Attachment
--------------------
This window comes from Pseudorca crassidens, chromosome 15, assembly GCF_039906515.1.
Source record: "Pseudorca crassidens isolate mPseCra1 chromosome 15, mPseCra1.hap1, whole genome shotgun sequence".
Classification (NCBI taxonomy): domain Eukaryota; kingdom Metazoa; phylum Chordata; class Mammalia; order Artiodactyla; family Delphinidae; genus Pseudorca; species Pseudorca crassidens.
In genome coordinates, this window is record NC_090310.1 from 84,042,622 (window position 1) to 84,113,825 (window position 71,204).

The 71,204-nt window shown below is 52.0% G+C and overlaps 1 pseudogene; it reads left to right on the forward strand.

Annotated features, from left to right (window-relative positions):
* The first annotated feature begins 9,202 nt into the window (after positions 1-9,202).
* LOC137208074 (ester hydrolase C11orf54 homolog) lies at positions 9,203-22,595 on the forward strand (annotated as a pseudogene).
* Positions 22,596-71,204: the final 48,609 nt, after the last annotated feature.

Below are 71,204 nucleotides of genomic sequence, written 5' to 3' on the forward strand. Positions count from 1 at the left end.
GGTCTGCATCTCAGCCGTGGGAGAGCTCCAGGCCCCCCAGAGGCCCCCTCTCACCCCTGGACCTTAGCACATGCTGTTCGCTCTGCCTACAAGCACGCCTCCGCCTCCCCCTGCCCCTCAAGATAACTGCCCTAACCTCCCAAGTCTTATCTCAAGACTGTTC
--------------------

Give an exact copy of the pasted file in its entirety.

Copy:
This window comes from Pseudorca crassidens, chromosome 15, assembly GCF_039906515.1.
Source record: "Pseudorca crassidens isolate mPseCra1 chromosome 15, mPseCra1.hap1, whole genome shotgun sequence".
Classification (NCBI taxonomy): domain Eukaryota; kingdom Metazoa; phylum Chordata; class Mammalia; order Artiodactyla; family Delphinidae; genus Pseudorca; species Pseudorca crassidens.
In genome coordinates, this window is record NC_090310.1 from 84,042,622 (window position 1) to 84,113,825 (window position 71,204).

The 71,204-nt window shown below is 52.0% G+C and overlaps 1 pseudogene; it reads left to right on the forward strand.

Annotated features, from left to right (window-relative positions):
* The first annotated feature begins 9,202 nt into the window (after positions 1-9,202).
* LOC137208074 (ester hydrolase C11orf54 homolog) lies at positions 9,203-22,595 on the forward strand (annotated as a pseudogene).
* Positions 22,596-71,204: the final 48,609 nt, after the last annotated feature.

Below are 71,204 nucleotides of genomic sequence, written 5' to 3' on the forward strand. Positions count from 1 at the left end.
GGTCTGCATCTCAGCCGTGGGAGAGCTCCAGGCCCCCCAGAGGCCCCCTCTCACCCCTGGACCTTAGCACATGCTGTTCGCTCTGCCTACAAGCACGCCTCCGCCTCCCCCTGCCCCTCAAGATAACTGCCCTAACCTCCCAAGTCTTATCTCAAGACTGTTC